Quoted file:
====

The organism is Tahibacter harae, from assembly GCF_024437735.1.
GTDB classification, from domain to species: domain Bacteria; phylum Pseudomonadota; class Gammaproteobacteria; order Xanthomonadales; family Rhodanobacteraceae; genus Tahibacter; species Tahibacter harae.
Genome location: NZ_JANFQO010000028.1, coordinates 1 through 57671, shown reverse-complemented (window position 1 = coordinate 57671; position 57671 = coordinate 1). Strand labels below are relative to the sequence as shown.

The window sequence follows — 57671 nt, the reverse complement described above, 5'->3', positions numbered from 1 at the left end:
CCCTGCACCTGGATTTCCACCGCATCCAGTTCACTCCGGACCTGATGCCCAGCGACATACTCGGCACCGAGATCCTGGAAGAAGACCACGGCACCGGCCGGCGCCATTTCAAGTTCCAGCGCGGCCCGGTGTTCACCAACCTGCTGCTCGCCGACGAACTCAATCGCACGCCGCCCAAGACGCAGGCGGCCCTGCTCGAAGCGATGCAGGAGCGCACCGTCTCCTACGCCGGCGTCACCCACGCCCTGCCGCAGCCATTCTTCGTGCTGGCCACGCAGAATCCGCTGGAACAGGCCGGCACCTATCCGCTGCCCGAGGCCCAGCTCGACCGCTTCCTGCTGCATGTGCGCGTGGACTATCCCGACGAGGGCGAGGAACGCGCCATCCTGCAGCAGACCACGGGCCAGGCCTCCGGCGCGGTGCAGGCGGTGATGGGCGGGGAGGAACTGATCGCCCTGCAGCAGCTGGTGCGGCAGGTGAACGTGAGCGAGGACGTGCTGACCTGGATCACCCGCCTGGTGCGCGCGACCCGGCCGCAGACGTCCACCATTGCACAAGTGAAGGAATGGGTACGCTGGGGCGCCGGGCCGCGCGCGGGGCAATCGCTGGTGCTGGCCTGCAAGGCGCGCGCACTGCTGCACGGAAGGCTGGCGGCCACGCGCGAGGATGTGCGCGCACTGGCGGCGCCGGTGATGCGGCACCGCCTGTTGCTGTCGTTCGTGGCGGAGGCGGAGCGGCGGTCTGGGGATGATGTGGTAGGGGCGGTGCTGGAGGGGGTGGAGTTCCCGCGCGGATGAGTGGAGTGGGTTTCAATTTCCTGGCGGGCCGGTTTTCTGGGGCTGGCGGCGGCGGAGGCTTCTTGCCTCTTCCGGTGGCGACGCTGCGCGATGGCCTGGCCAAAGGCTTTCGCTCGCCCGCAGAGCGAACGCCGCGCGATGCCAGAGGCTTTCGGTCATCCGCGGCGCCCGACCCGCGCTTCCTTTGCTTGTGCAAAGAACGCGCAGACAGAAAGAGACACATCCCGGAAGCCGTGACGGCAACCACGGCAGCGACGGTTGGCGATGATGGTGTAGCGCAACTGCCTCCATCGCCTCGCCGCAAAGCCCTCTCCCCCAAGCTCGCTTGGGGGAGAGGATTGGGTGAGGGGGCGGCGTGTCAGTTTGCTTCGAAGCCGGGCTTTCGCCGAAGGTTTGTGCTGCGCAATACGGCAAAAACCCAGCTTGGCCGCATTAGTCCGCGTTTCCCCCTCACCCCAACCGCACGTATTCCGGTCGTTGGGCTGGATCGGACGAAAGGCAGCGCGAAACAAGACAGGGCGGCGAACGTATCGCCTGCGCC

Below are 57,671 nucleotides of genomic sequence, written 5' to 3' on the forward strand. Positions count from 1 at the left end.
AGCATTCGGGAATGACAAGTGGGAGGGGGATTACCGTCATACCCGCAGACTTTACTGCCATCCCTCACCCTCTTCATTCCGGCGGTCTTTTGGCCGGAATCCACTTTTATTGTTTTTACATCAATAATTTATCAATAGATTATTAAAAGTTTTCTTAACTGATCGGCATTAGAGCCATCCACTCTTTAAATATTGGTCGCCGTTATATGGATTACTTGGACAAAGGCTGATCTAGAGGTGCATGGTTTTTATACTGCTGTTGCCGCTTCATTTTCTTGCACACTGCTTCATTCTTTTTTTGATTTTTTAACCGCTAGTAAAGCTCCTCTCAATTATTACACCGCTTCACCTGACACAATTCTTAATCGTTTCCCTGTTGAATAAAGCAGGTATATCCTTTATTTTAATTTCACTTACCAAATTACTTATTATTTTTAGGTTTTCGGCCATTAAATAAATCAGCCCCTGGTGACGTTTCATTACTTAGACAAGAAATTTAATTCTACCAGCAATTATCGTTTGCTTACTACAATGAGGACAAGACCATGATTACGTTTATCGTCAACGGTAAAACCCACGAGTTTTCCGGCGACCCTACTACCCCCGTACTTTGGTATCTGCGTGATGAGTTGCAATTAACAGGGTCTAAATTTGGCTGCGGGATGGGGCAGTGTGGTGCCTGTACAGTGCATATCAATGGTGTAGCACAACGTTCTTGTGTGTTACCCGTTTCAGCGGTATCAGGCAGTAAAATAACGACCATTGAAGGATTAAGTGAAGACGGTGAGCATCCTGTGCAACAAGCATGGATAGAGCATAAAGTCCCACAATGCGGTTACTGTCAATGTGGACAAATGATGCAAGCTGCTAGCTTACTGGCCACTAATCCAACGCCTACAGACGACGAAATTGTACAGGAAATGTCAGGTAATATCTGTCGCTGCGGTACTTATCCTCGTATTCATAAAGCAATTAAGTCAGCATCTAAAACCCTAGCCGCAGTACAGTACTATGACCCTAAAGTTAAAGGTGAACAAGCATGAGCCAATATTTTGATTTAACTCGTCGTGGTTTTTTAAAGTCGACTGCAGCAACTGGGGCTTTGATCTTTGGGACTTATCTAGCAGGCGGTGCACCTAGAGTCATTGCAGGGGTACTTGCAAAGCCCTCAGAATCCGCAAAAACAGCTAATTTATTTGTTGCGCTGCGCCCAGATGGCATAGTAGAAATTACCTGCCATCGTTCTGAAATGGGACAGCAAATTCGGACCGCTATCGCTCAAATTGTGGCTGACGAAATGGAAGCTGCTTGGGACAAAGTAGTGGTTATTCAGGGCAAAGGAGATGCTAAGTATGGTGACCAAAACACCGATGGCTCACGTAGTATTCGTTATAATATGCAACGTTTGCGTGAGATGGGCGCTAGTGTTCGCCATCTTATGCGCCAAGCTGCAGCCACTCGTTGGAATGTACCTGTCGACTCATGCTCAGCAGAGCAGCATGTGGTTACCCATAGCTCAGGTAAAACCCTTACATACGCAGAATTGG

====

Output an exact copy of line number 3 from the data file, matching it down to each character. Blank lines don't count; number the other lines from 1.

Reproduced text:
Genome location: NZ_JANFQO010000028.1, coordinates 1 through 57671, shown reverse-complemented (window position 1 = coordinate 57671; position 57671 = coordinate 1). Strand labels below are relative to the sequence as shown.